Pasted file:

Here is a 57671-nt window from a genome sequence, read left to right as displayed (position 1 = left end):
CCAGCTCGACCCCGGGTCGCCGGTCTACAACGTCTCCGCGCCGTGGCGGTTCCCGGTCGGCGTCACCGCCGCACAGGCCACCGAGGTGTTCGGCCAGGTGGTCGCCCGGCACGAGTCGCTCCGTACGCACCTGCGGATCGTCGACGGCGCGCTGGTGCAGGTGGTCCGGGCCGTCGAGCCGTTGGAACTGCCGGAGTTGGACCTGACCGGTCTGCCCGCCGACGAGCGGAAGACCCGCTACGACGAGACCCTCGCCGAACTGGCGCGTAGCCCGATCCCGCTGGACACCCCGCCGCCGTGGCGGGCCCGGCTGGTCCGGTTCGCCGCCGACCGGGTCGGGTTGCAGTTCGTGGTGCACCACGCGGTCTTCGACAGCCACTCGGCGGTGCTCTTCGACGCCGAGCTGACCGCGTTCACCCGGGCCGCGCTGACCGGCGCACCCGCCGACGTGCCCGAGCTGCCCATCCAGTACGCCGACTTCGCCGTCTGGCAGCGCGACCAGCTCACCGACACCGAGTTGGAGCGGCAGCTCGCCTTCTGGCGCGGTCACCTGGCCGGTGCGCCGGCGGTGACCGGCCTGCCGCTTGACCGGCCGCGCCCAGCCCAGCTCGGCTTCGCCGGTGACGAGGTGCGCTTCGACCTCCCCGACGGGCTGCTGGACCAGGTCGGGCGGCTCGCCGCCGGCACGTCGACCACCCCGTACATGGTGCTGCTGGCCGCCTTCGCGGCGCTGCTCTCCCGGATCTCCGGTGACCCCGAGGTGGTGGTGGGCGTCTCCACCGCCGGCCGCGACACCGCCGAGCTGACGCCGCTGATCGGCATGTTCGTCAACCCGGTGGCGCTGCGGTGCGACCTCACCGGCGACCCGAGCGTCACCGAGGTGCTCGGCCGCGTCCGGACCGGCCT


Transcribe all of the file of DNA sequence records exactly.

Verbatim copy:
Here is a 57671-nt window from a genome sequence, read left to right as displayed (position 1 = left end):
CCAGCTCGACCCCGGGTCGCCGGTCTACAACGTCTCCGCGCCGTGGCGGTTCCCGGTCGGCGTCACCGCCGCACAGGCCACCGAGGTGTTCGGCCAGGTGGTCGCCCGGCACGAGTCGCTCCGTACGCACCTGCGGATCGTCGACGGCGCGCTGGTGCAGGTGGTCCGGGCCGTCGAGCCGTTGGAACTGCCGGAGTTGGACCTGACCGGTCTGCCCGCCGACGAGCGGAAGACCCGCTACGACGAGACCCTCGCCGAACTGGCGCGTAGCCCGATCCCGCTGGACACCCCGCCGCCGTGGCGGGCCCGGCTGGTCCGGTTCGCCGCCGACCGGGTCGGGTTGCAGTTCGTGGTGCACCACGCGGTCTTCGACAGCCACTCGGCGGTGCTCTTCGACGCCGAGCTGACCGCGTTCACCCGGGCCGCGCTGACCGGCGCACCCGCCGACGTGCCCGAGCTGCCCATCCAGTACGCCGACTTCGCCGTCTGGCAGCGCGACCAGCTCACCGACACCGAGTTGGAGCGGCAGCTCGCCTTCTGGCGCGGTCACCTGGCCGGTGCGCCGGCGGTGACCGGCCTGCCGCTTGACCGGCCGCGCCCAGCCCAGCTCGGCTTCGCCGGTGACGAGGTGCGCTTCGACCTCCCCGACGGGCTGCTGGACCAGGTCGGGCGGCTCGCCGCCGGCACGTCGACCACCCCGTACATGGTGCTGCTGGCCGCCTTCGCGGCGCTGCTCTCCCGGATCTCCGGTGACCCCGAGGTGGTGGTGGGCGTCTCCACCGCCGGCCGCGACACCGCCGAGCTGACGCCGCTGATCGGCATGTTCGTCAACCCGGTGGCGCTGCGGTGCGACCTCACCGGCGACCCGAGCGTCACCGAGGTGCTCGGCCGCGTCCGGACCGGCCT